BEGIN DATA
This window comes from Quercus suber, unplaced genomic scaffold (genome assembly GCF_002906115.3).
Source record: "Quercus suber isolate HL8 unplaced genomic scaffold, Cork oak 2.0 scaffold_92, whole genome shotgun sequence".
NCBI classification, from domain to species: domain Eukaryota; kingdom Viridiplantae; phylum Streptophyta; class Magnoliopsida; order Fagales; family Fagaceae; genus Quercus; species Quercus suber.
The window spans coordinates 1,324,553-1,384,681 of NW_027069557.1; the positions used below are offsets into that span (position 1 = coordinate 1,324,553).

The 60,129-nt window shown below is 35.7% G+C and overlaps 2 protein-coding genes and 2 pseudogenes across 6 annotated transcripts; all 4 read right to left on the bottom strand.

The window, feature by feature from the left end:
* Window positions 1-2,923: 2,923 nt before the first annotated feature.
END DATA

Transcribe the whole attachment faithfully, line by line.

This window comes from Quercus suber, unplaced genomic scaffold (genome assembly GCF_002906115.3).
Source record: "Quercus suber isolate HL8 unplaced genomic scaffold, Cork oak 2.0 scaffold_92, whole genome shotgun sequence".
NCBI classification, from domain to species: domain Eukaryota; kingdom Viridiplantae; phylum Streptophyta; class Magnoliopsida; order Fagales; family Fagaceae; genus Quercus; species Quercus suber.
The window spans coordinates 1,324,553-1,384,681 of NW_027069557.1; the positions used below are offsets into that span (position 1 = coordinate 1,324,553).

The 60,129-nt window shown below is 35.7% G+C and overlaps 2 protein-coding genes and 2 pseudogenes across 6 annotated transcripts; all 4 read right to left on the bottom strand.

The window, feature by feature from the left end:
* Window positions 1-2,923: 2,923 nt before the first annotated feature.